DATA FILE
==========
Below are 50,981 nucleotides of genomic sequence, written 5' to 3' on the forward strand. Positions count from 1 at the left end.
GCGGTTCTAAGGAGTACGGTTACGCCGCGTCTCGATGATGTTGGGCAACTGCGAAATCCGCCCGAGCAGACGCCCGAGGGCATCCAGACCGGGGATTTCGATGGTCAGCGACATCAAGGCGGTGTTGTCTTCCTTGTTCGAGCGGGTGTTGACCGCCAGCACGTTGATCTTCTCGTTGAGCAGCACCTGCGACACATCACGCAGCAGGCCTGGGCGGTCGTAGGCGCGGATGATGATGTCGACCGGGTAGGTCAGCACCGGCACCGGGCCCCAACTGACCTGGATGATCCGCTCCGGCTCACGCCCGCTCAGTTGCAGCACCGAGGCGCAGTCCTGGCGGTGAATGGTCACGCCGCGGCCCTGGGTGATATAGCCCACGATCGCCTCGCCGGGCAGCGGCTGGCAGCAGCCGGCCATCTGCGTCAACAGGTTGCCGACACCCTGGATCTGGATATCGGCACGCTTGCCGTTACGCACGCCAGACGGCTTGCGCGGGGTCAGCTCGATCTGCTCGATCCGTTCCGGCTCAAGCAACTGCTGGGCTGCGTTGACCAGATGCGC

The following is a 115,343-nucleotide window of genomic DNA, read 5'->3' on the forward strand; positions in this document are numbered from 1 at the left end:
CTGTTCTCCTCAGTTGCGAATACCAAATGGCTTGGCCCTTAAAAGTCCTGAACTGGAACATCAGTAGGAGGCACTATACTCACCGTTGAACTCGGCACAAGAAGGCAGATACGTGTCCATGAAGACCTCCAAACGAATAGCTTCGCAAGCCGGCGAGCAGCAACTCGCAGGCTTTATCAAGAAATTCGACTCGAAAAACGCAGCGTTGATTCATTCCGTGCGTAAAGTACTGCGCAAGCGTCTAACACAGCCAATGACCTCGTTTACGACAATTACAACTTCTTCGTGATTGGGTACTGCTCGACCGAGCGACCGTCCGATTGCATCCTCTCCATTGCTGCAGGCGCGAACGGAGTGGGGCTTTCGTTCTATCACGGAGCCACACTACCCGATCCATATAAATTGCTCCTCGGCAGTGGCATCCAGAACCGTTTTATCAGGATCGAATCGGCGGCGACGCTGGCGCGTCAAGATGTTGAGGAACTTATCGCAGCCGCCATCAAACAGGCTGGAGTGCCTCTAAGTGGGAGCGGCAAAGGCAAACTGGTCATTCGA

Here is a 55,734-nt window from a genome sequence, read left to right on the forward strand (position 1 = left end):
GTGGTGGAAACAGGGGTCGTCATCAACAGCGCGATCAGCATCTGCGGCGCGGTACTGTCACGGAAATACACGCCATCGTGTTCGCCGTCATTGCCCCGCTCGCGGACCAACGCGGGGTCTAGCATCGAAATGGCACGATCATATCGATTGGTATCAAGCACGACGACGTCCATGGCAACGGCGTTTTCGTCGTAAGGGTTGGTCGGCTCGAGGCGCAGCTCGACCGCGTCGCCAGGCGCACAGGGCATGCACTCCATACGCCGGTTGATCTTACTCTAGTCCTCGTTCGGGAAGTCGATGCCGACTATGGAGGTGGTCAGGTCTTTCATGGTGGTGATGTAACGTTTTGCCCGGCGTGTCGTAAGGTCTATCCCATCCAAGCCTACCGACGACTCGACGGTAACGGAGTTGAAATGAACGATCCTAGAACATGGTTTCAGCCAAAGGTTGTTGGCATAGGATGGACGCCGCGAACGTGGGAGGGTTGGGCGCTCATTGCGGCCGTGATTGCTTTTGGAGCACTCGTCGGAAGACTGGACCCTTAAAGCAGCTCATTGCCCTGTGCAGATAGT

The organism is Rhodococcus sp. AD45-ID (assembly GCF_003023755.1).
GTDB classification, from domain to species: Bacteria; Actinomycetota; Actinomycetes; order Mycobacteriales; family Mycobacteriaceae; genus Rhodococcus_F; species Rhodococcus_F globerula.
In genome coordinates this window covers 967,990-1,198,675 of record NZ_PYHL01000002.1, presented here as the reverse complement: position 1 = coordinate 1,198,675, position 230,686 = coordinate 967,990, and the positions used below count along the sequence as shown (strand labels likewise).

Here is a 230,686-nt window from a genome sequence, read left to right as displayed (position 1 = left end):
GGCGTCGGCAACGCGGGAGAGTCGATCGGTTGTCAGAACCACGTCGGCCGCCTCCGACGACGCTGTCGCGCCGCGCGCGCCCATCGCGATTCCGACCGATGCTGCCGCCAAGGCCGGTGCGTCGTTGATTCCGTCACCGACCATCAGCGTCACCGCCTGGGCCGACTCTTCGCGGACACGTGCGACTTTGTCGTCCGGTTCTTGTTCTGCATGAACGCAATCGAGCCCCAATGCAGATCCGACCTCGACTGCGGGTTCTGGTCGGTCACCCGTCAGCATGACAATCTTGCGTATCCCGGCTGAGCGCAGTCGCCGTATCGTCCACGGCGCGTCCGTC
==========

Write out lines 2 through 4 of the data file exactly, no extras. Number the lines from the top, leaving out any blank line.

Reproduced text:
GCGGTTCTAAGGAGTACGGTTACGCCGCGTCTCGATGATGTTGGGCAACTGCGAAATCCGCCCGAGCAGACGCCCGAGGGCATCCAGACCGGGGATTTCGATGGTCAGCGACATCAAGGCGGTGTTGTCTTCCTTGTTCGAGCGGGTGTTGACCGCCAGCACGTTGATCTTCTCGTTGAGCAGCACCTGCGACACATCACGCAGCAGGCCTGGGCGGTCGTAGGCGCGGATGATGATGTCGACCGGGTAGGTCAGCACCGGCACCGGGCCCCAACTGACCTGGATGATCCGCTCCGGCTCACGCCCGCTCAGTTGCAGCACCGAGGCGCAGTCCTGGCGGTGAATGGTCACGCCGCGGCCCTGGGTGATATAGCCCACGATCGCCTCGCCGGGCAGCGGCTGGCAGCAGCCGGCCATCTGCGTCAACAGGTTGCCGACACCCTGGATCTGGATATCGGCACGCTTGCCGTTACGCACGCCAGACGGCTTGCGCGGGGTCAGCTCGATCTGCTCGATCCGTTCCGGCTCAAGCAACTGCTGGGCTGCGTTGACCAGATGCGC

The following is a 115,343-nucleotide window of genomic DNA, read 5'->3' on the forward strand; positions in this document are numbered from 1 at the left end:
CTGTTCTCCTCAGTTGCGAATACCAAATGGCTTGGCCCTTAAAAGTCCTGAACTGGAACATCAGTAGGAGGCACTATACTCACCGTTGAACTCGGCACAAGAAGGCAGATACGTGTCCATGAAGACCTCCAAACGAATAGCTTCGCAAGCCGGCGAGCAGCAACTCGCAGGCTTTATCAAGAAATTCGACTCGAAAAACGCAGCGTTGATTCATTCCGTGCGTAAAGTACTGCGCAAGCGTCTAACACAGCCAATGACCTCGTTTACGACAATTACAACTTCTTCGTGATTGGGTACTGCTCGACCGAGCGACCGTCCGATTGCATCCTCTCCATTGCTGCAGGCGCGAACGGAGTGGGGCTTTCGTTCTATCACGGAGCCACACTACCCGATCCATATAAATTGCTCCTCGGCAGTGGCATCCAGAACCGTTTTATCAGGATCGAATCGGCGGCGACGCTGGCGCGTCAAGATGTTGAGGAACTTATCGCAGCCGCCATCAAACAGGCTGGAGTGCCTCTAAGTGGGAGCGGCAAAGGCAAACTGGTCATTCGA